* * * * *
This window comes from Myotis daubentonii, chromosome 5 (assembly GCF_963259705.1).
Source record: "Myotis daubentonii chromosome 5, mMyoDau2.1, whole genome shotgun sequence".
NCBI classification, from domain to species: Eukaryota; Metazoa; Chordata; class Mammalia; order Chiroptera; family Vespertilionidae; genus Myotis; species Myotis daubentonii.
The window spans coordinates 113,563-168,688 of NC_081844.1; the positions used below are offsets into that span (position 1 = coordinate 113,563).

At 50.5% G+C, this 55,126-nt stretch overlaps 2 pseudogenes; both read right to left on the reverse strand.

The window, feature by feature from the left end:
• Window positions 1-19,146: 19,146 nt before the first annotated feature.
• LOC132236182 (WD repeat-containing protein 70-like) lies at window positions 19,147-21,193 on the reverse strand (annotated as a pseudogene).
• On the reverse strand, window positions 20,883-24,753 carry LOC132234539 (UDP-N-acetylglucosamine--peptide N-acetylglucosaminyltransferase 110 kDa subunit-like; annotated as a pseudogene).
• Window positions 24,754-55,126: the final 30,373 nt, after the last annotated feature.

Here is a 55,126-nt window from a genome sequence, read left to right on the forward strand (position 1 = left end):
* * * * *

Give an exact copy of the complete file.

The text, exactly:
This window comes from Myotis daubentonii, chromosome 5 (assembly GCF_963259705.1).
Source record: "Myotis daubentonii chromosome 5, mMyoDau2.1, whole genome shotgun sequence".
NCBI classification, from domain to species: Eukaryota; Metazoa; Chordata; class Mammalia; order Chiroptera; family Vespertilionidae; genus Myotis; species Myotis daubentonii.
The window spans coordinates 113,563-168,688 of NC_081844.1; the positions used below are offsets into that span (position 1 = coordinate 113,563).

At 50.5% G+C, this 55,126-nt stretch overlaps 2 pseudogenes; both read right to left on the reverse strand.

The window, feature by feature from the left end:
• Window positions 1-19,146: 19,146 nt before the first annotated feature.
• LOC132236182 (WD repeat-containing protein 70-like) lies at window positions 19,147-21,193 on the reverse strand (annotated as a pseudogene).
• On the reverse strand, window positions 20,883-24,753 carry LOC132234539 (UDP-N-acetylglucosamine--peptide N-acetylglucosaminyltransferase 110 kDa subunit-like; annotated as a pseudogene).
• Window positions 24,754-55,126: the final 30,373 nt, after the last annotated feature.

Here is a 55,126-nt window from a genome sequence, read left to right on the forward strand (position 1 = left end):